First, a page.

June 2009
Blooms on a Budget By Lawn & Garden Retailer

Maria, 52
Chicago

This year, I have focused more on my vegetable garden. I have decided that planting food is more beneficial at this particular time. I used to grow more trees, plants and flowers, but this year I purchased more vegetables like tomatoes, cucumbers and green peppers. Besides saving money, I now eat organic food. And because I am spending more time at home, I pay more attention to my edible garden. I know some younger gardeners who have been unsuccessful with their new veggie gardens, and I think their mistake is not attending to these plants as often as they should. Another benefit to this is that I can share my vegetables with my family and coworkers.

Claudia, 62
Gainesville, Fla.

Time, more than the economy, has limited my spending this year. I have not had much time for gardening, so I have been selective with my projects. Our summer rains have started, so it is definitely time to replace the winter/spring annuals in my combination pots. I will be looking for good color in 4- to 6-inch containers. Since I will not be buying in quantity, the quality of the plant is most important along with the quest for something a bit different. I have been eyeing a particular ceramic pot at one of our local independent nurseries to place around the pool. When I shop in the next few days, I’ll most likely buy that along with my plant selections. To me, it is worth the time and money to have nice color in pots placed around the pool because we spend our outdoor time in or by the pool during the summer.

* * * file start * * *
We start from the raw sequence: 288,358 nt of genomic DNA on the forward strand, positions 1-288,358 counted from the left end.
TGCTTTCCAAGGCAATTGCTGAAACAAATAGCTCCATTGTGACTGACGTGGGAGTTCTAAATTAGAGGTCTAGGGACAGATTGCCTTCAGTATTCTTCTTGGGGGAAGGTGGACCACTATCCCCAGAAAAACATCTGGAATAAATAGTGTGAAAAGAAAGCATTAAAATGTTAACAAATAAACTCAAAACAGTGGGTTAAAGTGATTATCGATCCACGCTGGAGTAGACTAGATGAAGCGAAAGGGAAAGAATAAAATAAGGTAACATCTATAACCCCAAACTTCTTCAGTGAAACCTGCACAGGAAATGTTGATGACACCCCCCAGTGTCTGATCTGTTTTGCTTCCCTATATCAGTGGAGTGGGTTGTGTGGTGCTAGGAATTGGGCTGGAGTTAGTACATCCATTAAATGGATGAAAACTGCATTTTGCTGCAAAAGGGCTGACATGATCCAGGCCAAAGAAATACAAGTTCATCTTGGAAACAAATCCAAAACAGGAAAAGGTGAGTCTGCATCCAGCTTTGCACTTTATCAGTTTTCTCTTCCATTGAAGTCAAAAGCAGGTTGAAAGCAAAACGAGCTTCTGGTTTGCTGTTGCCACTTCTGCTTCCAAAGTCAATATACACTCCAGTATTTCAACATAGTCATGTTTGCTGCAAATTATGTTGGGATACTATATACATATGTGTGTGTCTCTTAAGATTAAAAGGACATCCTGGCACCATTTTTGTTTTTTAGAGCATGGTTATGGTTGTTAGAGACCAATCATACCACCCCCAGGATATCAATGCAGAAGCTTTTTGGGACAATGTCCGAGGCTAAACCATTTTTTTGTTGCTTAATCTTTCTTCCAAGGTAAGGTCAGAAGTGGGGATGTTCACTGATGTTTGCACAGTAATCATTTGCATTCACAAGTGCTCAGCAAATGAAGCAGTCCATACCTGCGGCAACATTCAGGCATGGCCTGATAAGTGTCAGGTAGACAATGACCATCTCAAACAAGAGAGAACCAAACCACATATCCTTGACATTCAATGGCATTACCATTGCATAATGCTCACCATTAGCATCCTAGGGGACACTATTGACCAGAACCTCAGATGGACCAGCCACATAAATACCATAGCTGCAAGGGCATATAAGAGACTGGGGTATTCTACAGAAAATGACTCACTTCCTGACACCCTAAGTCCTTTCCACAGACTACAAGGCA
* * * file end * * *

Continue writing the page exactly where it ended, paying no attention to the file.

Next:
Gay, 62
Topeka, Kan.

Things are different this year for all of us. Because of the economy, we have less available money for extras. I know it is hard to think of your gardening supplies as extras! This year, I cut back on plants — I bought half as many as last year — but the price of plants around here doubled, so I spent the same. I’ll let the planters be a bit slim until the warm weather fills them in naturally. I also cut back on mulch.

I bought four upside-down planters and some veggies, which will pay off later with something we can eat. I have two tomatoes, two peppers and six different herbs in the containers with additional side holes. I have beauty now and abundant harvest later on. It is money well spent.

I also cut back on pond plants. They will fill in quickly as soon as the weather warms up. I finally have a local retailer who carries a great line of pond supplies, plants and fish. They are reasonably priced, and I can buy locally instead of on the Internet.

Questions to Consider

  • Attitude is everything! How do you respond when customers ask, “How’s it going in the store?”
  • With the recent growth in vegetable gardening, have you set up a edibles department in your garden center?
  • Do you educate your customers on the advantages of buying locally grown products?
  • In light of today’s economic situation, what’s happened to your prices? Have you cut them dramatically to keep customers shopping? Raised them to defray your costs? Done nothing?